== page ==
Jarick 11-11-2010 09:23 AM

Nah I'm not squatting 25's, I haven't really gone to the gym since high school. Given a few weeks of adaptation I'm sure I could put up a decent amount of weight. Sure don't have chicken legs or anything for that matter :D

I'd be curious to know what my 1 RM would be, but not enough to sign up at a gym.

Puck Farise 11-11-2010 12:33 PM

I refuse to attempt to find out my 1 rep max for squatting, I usually don't even squat that heavy even for reps...I'm not training to be a pro athlete so it's just not worth it to risk my back. I have done 210 for 6 reps on a final set before...but normally I'll do around 165-175 for higher reps after beating the crap out of my legs on the hack squat and very heavy leg pressing. If I had to guess I'd be just below advanced.

Edit: Not to mention a reconstructed knee 3 years ago...yea not going that heavy on squats haha

blueberrydanish 11-11-2010 01:03 PM

Quote:

Originally Posted by adaminnj (Post 28871131)
Yeah I was a bit older than 2 at the time LOL.

I had a weight lifting coach who was the Marine corps weight lifting champ, a few years earlier. He was also a Sadist.
If I did not have perfect form he got Nucken Frutz on me.

I could leg press over 300 Lb on both universal and Nautilus machines but free standing squats with just the 45 Lbs takes a lot more than quad strength to do a proper squat.

have fun boys

Ya those bodybuilding guys take things a bit serious haha! On the leg press machine Ive done 400+ but been awhile since I havent been to the gym in like a year, not to mention even done a real work out. I figure I got a few more years before I got to worry about the extra effort to keep in shape, as for now my youth and beer league keep me in plenty of shape =>

shortcake 11-11-2010 03:00 PM

i can only do 130lbs and even then i'm thinking of dropping down to 110 so i can do more reps hahaha ****.

WhipNash27 11-12-2010 07:34 PM

Quote:

Originally Posted by DontPass2Rolston (Post 28875283)
I refuse to attempt to find out my 1 rep max for squatting, I usually don't even squat that heavy even for reps...I'm not training to be a pro athlete so it's just not worth it to risk my back. I have done 210 for 6 reps on a final set before...but normally I'll do around 165-175 for higher reps after beating the crap out of my legs on the hack squat and very heavy leg pressing. If I had to guess I'd be just below advanced.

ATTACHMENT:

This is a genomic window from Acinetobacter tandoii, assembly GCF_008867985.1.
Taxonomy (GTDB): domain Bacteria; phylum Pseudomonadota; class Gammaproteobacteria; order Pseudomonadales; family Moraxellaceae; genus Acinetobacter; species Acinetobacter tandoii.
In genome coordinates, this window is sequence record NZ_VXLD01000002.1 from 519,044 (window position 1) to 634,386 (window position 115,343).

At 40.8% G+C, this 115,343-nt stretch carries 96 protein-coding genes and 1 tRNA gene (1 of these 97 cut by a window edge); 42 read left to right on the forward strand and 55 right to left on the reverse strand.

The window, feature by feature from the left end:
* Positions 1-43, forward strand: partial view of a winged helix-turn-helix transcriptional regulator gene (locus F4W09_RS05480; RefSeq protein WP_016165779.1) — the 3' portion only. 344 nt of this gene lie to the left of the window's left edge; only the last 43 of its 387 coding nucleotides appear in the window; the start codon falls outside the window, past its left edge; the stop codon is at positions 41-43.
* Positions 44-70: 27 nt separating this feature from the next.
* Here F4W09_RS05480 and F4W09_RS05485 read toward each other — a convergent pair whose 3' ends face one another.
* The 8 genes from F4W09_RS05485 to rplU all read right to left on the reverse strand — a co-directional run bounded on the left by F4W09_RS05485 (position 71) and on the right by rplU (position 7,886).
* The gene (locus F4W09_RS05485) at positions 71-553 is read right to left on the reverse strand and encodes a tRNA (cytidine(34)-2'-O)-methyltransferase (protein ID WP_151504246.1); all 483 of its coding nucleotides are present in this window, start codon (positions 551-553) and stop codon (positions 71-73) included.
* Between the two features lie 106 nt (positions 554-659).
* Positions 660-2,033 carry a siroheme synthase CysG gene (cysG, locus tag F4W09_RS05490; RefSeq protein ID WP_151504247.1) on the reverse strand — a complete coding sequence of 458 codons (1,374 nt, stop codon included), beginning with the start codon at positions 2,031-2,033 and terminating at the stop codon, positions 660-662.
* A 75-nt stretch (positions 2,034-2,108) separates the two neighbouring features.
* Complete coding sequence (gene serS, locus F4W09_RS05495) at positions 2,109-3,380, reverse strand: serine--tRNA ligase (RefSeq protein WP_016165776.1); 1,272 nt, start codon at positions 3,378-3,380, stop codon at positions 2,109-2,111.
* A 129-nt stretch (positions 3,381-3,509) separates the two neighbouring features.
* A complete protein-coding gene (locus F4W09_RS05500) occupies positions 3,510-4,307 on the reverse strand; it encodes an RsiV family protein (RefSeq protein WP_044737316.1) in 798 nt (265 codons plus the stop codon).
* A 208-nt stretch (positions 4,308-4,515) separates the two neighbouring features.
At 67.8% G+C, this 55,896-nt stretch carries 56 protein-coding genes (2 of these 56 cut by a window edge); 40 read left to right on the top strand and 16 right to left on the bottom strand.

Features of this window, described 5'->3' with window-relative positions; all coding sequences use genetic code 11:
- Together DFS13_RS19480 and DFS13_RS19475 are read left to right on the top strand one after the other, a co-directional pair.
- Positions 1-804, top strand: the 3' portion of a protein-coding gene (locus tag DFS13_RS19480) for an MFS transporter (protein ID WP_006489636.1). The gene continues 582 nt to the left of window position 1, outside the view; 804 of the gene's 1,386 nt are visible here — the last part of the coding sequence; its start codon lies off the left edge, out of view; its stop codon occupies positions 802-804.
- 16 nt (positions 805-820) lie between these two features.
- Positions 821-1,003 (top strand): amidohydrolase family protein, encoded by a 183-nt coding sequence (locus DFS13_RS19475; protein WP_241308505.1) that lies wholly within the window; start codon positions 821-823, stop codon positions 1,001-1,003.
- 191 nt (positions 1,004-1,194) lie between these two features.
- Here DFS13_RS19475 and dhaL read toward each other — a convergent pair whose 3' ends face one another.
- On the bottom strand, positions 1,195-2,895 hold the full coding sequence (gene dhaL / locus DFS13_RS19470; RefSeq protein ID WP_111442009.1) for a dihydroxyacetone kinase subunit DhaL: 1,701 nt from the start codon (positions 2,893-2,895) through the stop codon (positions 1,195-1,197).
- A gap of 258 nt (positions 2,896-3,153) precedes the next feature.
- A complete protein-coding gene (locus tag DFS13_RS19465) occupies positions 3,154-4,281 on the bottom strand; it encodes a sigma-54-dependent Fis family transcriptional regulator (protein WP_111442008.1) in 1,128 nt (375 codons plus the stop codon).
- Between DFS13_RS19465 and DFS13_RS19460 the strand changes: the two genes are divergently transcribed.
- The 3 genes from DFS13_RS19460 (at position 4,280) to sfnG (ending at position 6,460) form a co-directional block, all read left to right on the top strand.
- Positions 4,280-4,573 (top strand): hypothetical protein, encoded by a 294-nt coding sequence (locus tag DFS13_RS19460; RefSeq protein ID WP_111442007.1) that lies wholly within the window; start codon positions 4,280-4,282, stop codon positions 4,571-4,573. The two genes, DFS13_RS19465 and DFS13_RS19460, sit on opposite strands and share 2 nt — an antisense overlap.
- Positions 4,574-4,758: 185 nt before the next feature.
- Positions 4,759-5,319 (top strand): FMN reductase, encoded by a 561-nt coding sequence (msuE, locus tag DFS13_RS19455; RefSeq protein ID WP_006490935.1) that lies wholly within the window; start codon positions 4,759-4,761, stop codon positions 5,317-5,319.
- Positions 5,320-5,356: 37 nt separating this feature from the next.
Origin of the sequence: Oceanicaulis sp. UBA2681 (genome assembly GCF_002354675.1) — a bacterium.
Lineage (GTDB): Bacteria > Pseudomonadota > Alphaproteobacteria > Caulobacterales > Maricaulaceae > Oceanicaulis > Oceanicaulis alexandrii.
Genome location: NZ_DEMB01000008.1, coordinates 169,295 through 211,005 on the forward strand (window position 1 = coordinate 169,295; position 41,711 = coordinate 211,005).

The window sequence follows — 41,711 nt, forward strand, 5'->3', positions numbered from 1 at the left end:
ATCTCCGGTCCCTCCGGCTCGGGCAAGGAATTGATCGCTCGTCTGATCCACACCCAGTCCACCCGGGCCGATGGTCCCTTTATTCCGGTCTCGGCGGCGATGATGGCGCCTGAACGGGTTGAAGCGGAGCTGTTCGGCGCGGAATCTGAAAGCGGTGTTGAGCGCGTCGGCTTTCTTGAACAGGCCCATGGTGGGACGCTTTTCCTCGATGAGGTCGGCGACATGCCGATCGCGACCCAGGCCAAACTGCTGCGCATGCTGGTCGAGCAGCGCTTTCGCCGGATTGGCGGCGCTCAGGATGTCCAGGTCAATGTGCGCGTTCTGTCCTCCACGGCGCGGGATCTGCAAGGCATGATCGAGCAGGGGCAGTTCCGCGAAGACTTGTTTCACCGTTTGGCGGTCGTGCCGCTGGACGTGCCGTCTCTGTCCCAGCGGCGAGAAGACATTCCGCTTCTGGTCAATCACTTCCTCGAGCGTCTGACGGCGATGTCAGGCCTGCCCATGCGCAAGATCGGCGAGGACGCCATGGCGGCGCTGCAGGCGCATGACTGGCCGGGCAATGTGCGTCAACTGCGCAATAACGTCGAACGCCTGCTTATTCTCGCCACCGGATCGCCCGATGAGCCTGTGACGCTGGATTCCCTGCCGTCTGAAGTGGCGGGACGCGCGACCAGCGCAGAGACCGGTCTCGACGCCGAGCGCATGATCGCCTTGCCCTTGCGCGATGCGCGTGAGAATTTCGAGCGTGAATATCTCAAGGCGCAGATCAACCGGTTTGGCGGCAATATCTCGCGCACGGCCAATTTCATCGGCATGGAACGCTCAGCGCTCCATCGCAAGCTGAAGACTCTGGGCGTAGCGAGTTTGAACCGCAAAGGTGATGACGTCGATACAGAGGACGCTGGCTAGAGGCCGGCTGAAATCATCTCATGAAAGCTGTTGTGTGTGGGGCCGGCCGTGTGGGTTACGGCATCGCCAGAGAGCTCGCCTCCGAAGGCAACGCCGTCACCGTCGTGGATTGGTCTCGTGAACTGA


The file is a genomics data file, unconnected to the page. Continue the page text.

Edit: Not to mention a reconstructed knee 3 years ago...yea not going that heavy on squats haha

The knees are one thing, but if you do squats properly, they shouldn't hurt your back at all. I'm 175 pounds, doing about 320 at this point (usually hit a 2 set by the time I make my way up there), my back feels fine after each workout. Even with the knees, most people make the mistake of not going all the way down. That's a sure way to screw up your knees. Gotta go ass to the floor (or as low as you can go) otherwise you're just wasting your time and increasing your chance of hurting yourself.

Either way, Squats are a powerhouse exercise along with dead lifts. They supply you with such a great amount of strength. Also since they work out so many muscles (and large ones at that), they boost your testosterone levels more than any others. They're just all around great for building muscle. You can't build a house without a good strong foundation.

SoundwaveIsCharisma 11-15-2010 01:50 AM

Haha, I totally forgot about the 1RM rule for these things and was kind of sad about my squat abilities. I can do 3 sets of 10 at 250lbs, but most of the sports I've been involved with (hockey, kickboxing, wrestling) require quite a bit of leg strength and I'm still actively training so I'm kind of lagging behind. I don't think I'd ever risk injury on a one RM, especially with the squat.

WhipNash27 11-15-2010 09:07 AM

Quote:

Originally Posted by GobiasIndustries (Post 28953699)
Haha, I totally forgot about the 1RM rule for these things and was kind of sad about my squat abilities. I can do 3 sets of 10 at 250lbs, but most of the sports I've been involved with (hockey, kickboxing, wrestling) require quite a bit of leg strength and I'm still actively training so I'm kind of lagging behind. I don't think I'd ever risk injury on a one RM, especially with the squat.

250 @ 10 reps = 333 1RM :)

SJGoalie32 11-15-2010 06:41 PM

Quote:

Where does your squat rank?

Umm, that information is kinda personal

Briere Up There* 11-15-2010 10:54 PM

Advanced, which surprises me a bit. I just started doing squats again a few months ago. I used to do front squats which involve less weight. Heck after years of doing fronts a regular squat is remarkably easy.